Skip ahead to 7:48 for Shimano's explanation of Gwin's brake failure.
While initial reports indicated that both of Gwin's front and rear brakes had failed in his final run at the World Championships in Leogang, according to Shimano's engineers in Japan, only the front brake lost power. However, because the front brake will give you the majority of your stopping power, riding the course at race speed with only a functional rear brake was not possible.
From Trek World Racing:
Race favorite Aaron Gwin (USA) saw his hopes of taking the World Title
this year come to an end around 1min 20secs into his final race run in
Leogang, when inexplicably his front brakes failed, resulting in a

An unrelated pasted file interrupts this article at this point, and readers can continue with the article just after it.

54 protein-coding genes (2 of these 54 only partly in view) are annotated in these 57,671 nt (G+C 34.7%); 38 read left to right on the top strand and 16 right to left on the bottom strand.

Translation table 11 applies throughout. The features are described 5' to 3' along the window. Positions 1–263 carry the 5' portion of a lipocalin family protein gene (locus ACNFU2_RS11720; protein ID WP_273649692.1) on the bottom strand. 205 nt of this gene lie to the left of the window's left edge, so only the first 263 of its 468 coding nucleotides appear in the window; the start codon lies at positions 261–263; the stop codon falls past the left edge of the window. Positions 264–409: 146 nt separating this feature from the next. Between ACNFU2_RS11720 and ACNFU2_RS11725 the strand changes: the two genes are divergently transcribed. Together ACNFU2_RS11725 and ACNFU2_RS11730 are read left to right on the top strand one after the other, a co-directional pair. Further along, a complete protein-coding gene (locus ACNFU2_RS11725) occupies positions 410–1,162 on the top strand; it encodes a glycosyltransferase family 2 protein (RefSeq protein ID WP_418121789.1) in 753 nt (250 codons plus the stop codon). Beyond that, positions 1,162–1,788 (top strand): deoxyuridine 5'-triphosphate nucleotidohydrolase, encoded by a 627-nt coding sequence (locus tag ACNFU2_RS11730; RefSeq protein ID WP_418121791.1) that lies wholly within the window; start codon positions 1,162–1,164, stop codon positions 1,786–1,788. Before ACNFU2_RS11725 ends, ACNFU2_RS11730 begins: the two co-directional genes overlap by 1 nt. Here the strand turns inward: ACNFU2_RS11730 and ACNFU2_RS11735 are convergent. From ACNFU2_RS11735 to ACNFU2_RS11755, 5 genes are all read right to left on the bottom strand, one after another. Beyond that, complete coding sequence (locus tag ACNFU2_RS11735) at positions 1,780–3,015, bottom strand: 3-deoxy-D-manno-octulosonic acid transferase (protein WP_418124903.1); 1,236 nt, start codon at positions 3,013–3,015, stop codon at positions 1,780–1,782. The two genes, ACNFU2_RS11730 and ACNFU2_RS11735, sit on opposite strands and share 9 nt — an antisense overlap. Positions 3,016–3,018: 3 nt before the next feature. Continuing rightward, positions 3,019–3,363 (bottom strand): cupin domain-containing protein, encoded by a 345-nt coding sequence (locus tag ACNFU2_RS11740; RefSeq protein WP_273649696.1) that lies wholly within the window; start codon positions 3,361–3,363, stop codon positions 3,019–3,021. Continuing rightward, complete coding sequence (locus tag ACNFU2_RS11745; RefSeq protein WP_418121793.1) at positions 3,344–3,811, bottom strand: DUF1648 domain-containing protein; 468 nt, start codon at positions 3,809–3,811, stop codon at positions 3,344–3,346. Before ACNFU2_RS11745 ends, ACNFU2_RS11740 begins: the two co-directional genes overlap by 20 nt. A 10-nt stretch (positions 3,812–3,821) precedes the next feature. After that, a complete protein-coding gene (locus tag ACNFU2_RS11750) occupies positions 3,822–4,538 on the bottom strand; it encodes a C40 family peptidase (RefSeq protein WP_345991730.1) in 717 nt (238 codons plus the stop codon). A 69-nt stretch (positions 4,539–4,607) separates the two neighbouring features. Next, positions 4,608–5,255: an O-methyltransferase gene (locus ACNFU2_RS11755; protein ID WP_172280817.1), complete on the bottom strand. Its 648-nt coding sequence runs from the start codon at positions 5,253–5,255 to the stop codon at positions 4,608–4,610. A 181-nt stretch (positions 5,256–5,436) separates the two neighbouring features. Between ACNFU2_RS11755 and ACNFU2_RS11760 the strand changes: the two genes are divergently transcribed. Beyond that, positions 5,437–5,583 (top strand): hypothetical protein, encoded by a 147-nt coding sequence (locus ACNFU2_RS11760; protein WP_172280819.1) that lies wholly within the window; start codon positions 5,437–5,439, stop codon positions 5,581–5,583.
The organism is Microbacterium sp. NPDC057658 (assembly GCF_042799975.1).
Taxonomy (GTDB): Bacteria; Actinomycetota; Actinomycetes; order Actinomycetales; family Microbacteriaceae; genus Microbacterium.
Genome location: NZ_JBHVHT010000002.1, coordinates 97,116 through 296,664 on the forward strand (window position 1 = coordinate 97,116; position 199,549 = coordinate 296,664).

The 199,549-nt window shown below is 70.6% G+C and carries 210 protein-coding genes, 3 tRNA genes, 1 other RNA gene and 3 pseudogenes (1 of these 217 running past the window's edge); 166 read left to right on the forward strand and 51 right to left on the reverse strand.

crash. Shortly after the crash Aaron pumped the brake to try and get
some pressure going but it was insufficient to complete the course
safely at speed, and he cruised to the line disappointed he was unable
to throw down a full race run. After the brake failure, both brakes were
sent to Shimano Japan and were thoroughly evaluated by their engineers,
and in Norway the results of their findings were revealed to Aaron and
his mechanic Monkey. Testing proto-type products, always to the limit
and sometimes to failure, is part of the role of modern day professional
downhill teams and riders. The timing couldn't have been worse, but the
feedback and information gleaned was extremely valuable and all part of